# Relative Likelihood of n Sixes on 6n Dice

## Problem

Which is more likely:

to throw at least $1$ six with $6$ dice
to throw at least $2$ sixes with $12$ dice
to throw at least $3$ six with $18$ dice?

## Solution

The chance of getting $1$ six and $5$ other outcomes in a particular order is $\paren {\dfrac 1 6} \paren {\dfrac 5 6}^5$.

We need to multiply by the number of orders for $1$ six and $5$ non-sixes.

Therefore the probability of exactly $1$ six is:

$\dbinom 6 1 \paren {\dfrac 1 6} \paren {\dfrac 5 6}^5$

Similarly, the probability of exactly $x$ sixes when $6$ dice are thrown is:

$\dbinom 6 x \paren {\dfrac 1 6}^x \paren {\dfrac 5 6}^{6 - x}$

for $x = 0, 1, 2, 3, 4, 5, 6$.

The probability of $x$ sixes for $n$ dice is:

$\dbinom n x \paren {\dfrac 1 6}^x \paren {\dfrac 5 6}^{n - x}$

for $x = 0, 1, 2, \ldots, n$.

according to the binomial distribution.

The probability of $1$ of more sixes with $6$ dice is the complement of the probability of $0$ sixes:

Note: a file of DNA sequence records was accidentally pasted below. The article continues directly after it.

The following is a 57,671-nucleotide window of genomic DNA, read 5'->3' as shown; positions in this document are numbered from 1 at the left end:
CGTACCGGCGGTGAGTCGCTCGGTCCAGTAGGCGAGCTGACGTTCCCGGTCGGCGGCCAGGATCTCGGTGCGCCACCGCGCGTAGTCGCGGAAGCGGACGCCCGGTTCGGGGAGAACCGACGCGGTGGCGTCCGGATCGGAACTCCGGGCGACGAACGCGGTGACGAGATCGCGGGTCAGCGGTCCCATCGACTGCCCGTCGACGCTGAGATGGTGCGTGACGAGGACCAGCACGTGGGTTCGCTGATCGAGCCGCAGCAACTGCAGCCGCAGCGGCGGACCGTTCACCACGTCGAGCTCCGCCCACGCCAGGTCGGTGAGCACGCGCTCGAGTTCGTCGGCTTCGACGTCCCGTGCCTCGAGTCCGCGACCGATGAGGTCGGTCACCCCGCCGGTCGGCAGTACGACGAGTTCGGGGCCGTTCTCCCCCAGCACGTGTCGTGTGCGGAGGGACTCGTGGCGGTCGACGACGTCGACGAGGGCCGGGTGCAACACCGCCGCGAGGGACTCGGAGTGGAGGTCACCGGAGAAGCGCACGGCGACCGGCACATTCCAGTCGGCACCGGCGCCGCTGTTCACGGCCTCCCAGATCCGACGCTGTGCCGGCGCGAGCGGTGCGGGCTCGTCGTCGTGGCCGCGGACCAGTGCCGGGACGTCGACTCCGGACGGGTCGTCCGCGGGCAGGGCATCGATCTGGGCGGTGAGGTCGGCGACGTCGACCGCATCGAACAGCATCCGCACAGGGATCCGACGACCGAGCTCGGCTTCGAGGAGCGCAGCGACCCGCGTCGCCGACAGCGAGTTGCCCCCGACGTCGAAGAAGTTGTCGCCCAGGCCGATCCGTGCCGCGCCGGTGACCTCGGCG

$1 - \dbinom 6 0 \paren {\dfrac 1 6}^0 \paren {\dfrac 5 6}^6 \approx 0.665$

When $6 n$ dice are rolled, the probability of $n$ or more sixes is:

$\ds \sum_{x \mathop = n}^{6 n} \dbinom {6 n} x \paren {\dfrac 1 6}^x \paren {\dfrac 5 6}^{6 n - x}$

which equals:

$1 - \ds \sum_{n \mathop = 0}^{n - 1} \dbinom {6 n} x \paren {\dfrac 1 6}^x \paren {\dfrac 5 6}^{6 n - x}$

Calculating the probabilities, we get:

$6 n$ $n$ $\map P {\text {$n$or more sixes} }$
$6$ $1$ $0.665$
$12$ $2$ $0.619$
$18$ $3$ $0.597$
$24$ $2$ $0.584$
$30$ $5$ $0.576$
$96$ $16$ $0.542$
$600$ $100$ $0.517$
$900$ $150$ $0.514$

It is clear that the gambler does better by betting on $1$ six on $6$ dice than $2$ on $12$ or $3$ on $18$.

$\blacksquare$

## Historical Note

According to David Wells in his Curious and Interesting Puzzles, this question was asked by the famous diarist Samuel Pepys of Isaac Newton in $1693$.